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April 9, 2014

Jonathan Tobin: Why Did Kerry Lie About Israeli Blame?

Samuel G. Freedman: A resolution 70 years later for a father's unsettling legacy of ashes from Dachau

Jessica Ivins: A resolution 70 years later for a father's unsettling legacy of ashes from Dachau

Kim Giles: Asking for help is not weakness

Kathy Kristof and Barbara Hoch Marcus: 7 Great Growth Israeli Stocks

Matthew Mientka: How Beans, Peas, And Chickpeas Cleanse Bad Cholesterol and Lowers Risk of Heart Disease

Sabrina Bachai: 5 At-Home Treatments For Headaches

The Kosher Gourmet by Daniel Neman Have yourself a matzo ball: The secrets bubby never told you and recipes she could have never imagined

April 8, 2014

Lori Nawyn: At Your Wit's End and Back: Finding Peace

Susan B. Garland and Rachel L. Sheedy: Strategies Married Couples Can Use to Boost Benefits

David Muhlbaum: Smart Tax Deductions Non-Itemizers Can Claim

Jill Weisenberger, M.S., R.D.N., C.D.E : Before You Lose Your Mental Edge

Dana Dovey: Coffee Drinkers Rejoice! Your Cup Of Joe Can Prevent Death From Liver Disease

Chris Weller: Electric 'Thinking Cap' Puts Your Brain Power Into High Gear

The Kosher Gourmet by Marlene Parrish A gift of hazelnuts keeps giving --- for a variety of nutty recipes: Entree, side, soup, dessert

April 4, 2014

Rabbi David Gutterman: The Word for Nothing Means Everything

Charles Krauthammer: Kerry's folly, Chapter 3

Amy Peterson: A life of love: How to build lasting relationships with your children

John Ericson: Older Women: Save Your Heart, Prevent Stroke Don't Drink Diet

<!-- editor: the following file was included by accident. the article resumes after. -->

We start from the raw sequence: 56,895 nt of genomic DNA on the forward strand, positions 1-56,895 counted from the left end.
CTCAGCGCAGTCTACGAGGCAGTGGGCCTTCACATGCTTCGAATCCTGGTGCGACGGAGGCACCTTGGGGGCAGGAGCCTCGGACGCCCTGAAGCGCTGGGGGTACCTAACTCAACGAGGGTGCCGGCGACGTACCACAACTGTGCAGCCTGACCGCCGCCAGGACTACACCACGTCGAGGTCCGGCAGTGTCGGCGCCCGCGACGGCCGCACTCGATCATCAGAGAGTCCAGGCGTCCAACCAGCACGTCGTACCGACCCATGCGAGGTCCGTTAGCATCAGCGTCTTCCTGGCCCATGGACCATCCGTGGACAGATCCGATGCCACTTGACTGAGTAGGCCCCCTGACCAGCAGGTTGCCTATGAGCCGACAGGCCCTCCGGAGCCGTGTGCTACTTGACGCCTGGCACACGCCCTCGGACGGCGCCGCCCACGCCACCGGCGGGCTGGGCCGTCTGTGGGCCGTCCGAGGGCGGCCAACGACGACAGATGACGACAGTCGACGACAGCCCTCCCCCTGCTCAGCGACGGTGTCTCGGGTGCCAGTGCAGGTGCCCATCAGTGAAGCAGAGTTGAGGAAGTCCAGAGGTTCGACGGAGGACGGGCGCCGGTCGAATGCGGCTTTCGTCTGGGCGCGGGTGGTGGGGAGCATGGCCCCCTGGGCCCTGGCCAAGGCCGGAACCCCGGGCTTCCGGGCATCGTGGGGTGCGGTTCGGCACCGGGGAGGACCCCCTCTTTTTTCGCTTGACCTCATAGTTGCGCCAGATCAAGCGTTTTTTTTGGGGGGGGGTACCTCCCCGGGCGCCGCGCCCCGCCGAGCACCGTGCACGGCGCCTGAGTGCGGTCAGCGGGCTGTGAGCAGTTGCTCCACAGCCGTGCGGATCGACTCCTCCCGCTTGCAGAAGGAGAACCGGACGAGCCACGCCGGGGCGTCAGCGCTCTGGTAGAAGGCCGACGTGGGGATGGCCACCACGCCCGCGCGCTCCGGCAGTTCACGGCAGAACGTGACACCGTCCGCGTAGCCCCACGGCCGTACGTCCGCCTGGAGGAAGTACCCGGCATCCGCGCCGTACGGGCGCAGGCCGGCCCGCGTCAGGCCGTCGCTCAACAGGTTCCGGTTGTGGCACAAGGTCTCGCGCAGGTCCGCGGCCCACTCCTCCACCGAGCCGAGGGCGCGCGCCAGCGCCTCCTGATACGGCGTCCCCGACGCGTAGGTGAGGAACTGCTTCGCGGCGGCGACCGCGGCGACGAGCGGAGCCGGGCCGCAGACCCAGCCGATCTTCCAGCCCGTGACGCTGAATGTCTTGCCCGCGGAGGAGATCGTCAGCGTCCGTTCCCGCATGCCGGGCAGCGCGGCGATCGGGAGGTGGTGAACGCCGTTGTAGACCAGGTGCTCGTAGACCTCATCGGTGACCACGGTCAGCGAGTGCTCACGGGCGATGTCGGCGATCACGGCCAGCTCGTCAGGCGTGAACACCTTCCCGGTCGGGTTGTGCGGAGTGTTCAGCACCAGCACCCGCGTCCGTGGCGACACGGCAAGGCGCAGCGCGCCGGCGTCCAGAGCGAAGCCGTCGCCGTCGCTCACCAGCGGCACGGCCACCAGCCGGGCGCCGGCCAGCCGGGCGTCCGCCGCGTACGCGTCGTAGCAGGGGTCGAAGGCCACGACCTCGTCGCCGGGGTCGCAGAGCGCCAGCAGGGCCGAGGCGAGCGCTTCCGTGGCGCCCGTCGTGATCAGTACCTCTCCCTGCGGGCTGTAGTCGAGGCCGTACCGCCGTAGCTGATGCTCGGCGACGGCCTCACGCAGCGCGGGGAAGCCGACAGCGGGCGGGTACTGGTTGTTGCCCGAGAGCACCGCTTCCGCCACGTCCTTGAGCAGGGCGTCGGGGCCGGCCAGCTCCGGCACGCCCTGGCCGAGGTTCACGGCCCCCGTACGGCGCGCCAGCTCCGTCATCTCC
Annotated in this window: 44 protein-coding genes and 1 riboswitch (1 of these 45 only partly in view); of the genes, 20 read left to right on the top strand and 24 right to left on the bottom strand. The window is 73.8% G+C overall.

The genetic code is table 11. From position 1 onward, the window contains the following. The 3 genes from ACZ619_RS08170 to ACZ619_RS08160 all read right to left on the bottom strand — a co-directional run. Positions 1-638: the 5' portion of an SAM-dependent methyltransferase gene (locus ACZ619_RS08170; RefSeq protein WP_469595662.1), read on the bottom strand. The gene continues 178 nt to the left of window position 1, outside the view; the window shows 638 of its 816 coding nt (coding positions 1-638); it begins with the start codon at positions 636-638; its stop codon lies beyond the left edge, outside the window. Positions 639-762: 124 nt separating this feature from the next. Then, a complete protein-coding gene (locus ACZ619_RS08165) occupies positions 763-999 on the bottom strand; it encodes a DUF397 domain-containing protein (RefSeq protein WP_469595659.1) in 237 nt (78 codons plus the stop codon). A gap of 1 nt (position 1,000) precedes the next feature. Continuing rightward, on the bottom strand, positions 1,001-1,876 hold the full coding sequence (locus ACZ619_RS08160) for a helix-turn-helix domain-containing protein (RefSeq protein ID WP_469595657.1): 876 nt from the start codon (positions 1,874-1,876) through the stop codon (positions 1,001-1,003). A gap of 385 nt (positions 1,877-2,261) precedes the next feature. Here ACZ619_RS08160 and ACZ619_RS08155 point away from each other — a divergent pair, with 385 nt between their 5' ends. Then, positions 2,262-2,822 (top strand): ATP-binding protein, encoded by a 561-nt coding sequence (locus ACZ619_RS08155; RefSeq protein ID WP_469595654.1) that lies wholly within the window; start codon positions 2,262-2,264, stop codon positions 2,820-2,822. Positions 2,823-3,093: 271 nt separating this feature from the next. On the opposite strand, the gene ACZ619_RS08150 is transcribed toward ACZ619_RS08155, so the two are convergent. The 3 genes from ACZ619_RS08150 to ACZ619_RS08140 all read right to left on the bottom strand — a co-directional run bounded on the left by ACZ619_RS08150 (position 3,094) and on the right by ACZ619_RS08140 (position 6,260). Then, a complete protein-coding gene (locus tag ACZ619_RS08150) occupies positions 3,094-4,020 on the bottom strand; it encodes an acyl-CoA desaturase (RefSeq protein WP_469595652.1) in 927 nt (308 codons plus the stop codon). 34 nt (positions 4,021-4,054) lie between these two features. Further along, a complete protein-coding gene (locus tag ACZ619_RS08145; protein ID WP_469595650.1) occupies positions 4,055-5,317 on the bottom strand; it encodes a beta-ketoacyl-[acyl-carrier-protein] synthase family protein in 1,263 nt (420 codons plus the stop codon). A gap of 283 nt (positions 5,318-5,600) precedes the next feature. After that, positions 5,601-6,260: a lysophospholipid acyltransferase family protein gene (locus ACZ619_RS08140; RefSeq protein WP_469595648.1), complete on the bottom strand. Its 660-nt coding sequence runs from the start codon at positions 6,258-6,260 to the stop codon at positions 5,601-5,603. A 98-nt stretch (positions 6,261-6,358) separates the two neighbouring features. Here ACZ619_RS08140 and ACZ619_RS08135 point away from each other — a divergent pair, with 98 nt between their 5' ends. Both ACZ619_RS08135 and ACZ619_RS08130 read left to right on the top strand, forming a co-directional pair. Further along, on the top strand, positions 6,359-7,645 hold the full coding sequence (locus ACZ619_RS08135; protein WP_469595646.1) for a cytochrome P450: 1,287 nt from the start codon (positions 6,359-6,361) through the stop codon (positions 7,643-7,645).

John Ericson: Why 50 million Americans will still have spring allergies after taking meds

Cameron Huddleston: Best and Worst Buys of April 2014

Stacy Rapacon: Great Mutual Funds for Young Investors

Sarah Boesveld: Teacher keeps promise to mail thousands of former students letters written by their past selves

The Kosher Gourmet by Sharon Thompson Anyone can make a salad, you say. But can they make a great salad? (SECRETS, TESTED TECHNIQUES + 4 RECIPES, INCLUDING DRESSINGS)

April 2, 2014

Paul Greenberg: Death and joy in the spring

Dan Barry: Should South Carolina Jews be forced to maintain this chimney built by Germans serving the Nazis?

Mayra Bitsko: Save me! An alien took over my child's personality

Frank Clayton: Get happy: 20 scientifically proven happiness activities

Susan Scutti: It's Genetic! Obesity and the 'Carb Breakdown' Gene

Lecia Bushak: Why Hand Sanitizer May Actually Harm Your Health

Stacy Rapacon: Great Funds You Can Own for $500 or Less

Cameron Huddleston: 7 Ways to Save on Home Decor

The Kosher Gourmet by Steve Petusevsky Exploring ingredients as edible-stuffed containers (TWO RECIPES + TIPS & TECHINQUES)

Jewish World Review May 20, 2011 / 16 Iyar, 5771

French Should Feel Shame, But We're No Puritans

By Jonah Goldberg




http://www.JewishWorldReview.com | Dominique Strauss-Kahn has resigned as the head of the International Monetary Fund. He would like to spend more time with his family.

But that's not why he resigned. He'd like to spend more time with his family, as opposed to potentially spending time with inmates, because he's been charged with the sexual assault and attempted rape of an African-immigrant hotel maid.

"DSK," as he's known in France, is socialist royalty and was the presumed shoo-in to beat Nicolas Sarkozy in next year's presidential race.

I had planned on taking the easy route and mocking the debauched and depraved (im)morality of the French, the arrogant and asinine sophistry of DSK's defenders, and the probability of his guilt.

For instance, Bernard-Henri Levy, the open-shirted "philosopher-activist," came out swinging, writing a defense of his friend for Tina Brown's website, The Daily Beast (of course). His case for DSK was the sort of thing a French villain might say in a screwball comedy, it was so incandescently stupid and offensive.